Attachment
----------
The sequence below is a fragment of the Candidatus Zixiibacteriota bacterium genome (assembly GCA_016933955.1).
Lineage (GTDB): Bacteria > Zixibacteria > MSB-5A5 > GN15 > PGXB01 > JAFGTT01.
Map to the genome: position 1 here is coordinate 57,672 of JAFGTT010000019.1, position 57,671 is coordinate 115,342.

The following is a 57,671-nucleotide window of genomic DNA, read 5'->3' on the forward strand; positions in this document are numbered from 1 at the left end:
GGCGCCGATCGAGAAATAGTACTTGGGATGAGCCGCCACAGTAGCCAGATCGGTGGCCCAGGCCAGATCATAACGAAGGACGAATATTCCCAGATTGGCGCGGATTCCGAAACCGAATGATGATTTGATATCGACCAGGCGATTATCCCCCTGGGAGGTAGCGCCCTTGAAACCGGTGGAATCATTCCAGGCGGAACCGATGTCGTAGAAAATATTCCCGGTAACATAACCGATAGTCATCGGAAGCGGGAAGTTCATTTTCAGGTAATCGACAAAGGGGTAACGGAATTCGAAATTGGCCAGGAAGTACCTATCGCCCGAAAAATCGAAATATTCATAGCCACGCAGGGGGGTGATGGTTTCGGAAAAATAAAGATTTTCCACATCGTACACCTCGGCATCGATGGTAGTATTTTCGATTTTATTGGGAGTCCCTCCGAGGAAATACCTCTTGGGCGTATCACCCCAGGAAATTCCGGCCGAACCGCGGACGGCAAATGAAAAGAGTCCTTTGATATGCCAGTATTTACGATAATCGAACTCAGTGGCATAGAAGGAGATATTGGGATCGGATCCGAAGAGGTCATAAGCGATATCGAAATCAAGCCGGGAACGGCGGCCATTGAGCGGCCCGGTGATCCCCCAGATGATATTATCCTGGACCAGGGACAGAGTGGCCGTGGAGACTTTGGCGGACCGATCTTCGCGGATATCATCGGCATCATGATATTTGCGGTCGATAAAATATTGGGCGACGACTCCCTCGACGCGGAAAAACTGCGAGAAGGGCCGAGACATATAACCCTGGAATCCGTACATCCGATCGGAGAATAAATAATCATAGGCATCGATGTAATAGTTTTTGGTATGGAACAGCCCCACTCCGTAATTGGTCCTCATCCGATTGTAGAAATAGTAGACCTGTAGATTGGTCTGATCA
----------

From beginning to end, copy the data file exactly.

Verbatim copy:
The sequence below is a fragment of the Candidatus Zixiibacteriota bacterium genome (assembly GCA_016933955.1).
Lineage (GTDB): Bacteria > Zixibacteria > MSB-5A5 > GN15 > PGXB01 > JAFGTT01.
Map to the genome: position 1 here is coordinate 57,672 of JAFGTT010000019.1, position 57,671 is coordinate 115,342.

The following is a 57,671-nucleotide window of genomic DNA, read 5'->3' on the forward strand; positions in this document are numbered from 1 at the left end:
GGCGCCGATCGAGAAATAGTACTTGGGATGAGCCGCCACAGTAGCCAGATCGGTGGCCCAGGCCAGATCATAACGAAGGACGAATATTCCCAGATTGGCGCGGATTCCGAAACCGAATGATGATTTGATATCGACCAGGCGATTATCCCCCTGGGAGGTAGCGCCCTTGAAACCGGTGGAATCATTCCAGGCGGAACCGATGTCGTAGAAAATATTCCCGGTAACATAACCGATAGTCATCGGAAGCGGGAAGTTCATTTTCAGGTAATCGACAAAGGGGTAACGGAATTCGAAATTGGCCAGGAAGTACCTATCGCCCGAAAAATCGAAATATTCATAGCCACGCAGGGGGGTGATGGTTTCGGAAAAATAAAGATTTTCCACATCGTACACCTCGGCATCGATGGTAGTATTTTCGATTTTATTGGGAGTCCCTCCGAGGAAATACCTCTTGGGCGTATCACCCCAGGAAATTCCGGCCGAACCGCGGACGGCAAATGAAAAGAGTCCTTTGATATGCCAGTATTTACGATAATCGAACTCAGTGGCATAGAAGGAGATATTGGGATCGGATCCGAAGAGGTCATAAGCGATATCGAAATCAAGCCGGGAACGGCGGCCATTGAGCGGCCCGGTGATCCCCCAGATGATATTATCCTGGACCAGGGACAGAGTGGCCGTGGAGACTTTGGCGGACCGATCTTCGCGGATATCATCGGCATCATGATATTTGCGGTCGATAAAATATTGGGCGACGACTCCCTCGACGCGGAAAAACTGCGAGAAGGGCCGAGACATATAACCCTGGAATCCGTACATCCGATCGGAGAATAAATAATCATAGGCATCGATGTAATAGTTTTTGGTATGGAACAGCCCCACTCCGTAATTGGTCCTCATCCGATTGTAGAAATAGTAGACCTGTAGATTGGTCTGATCA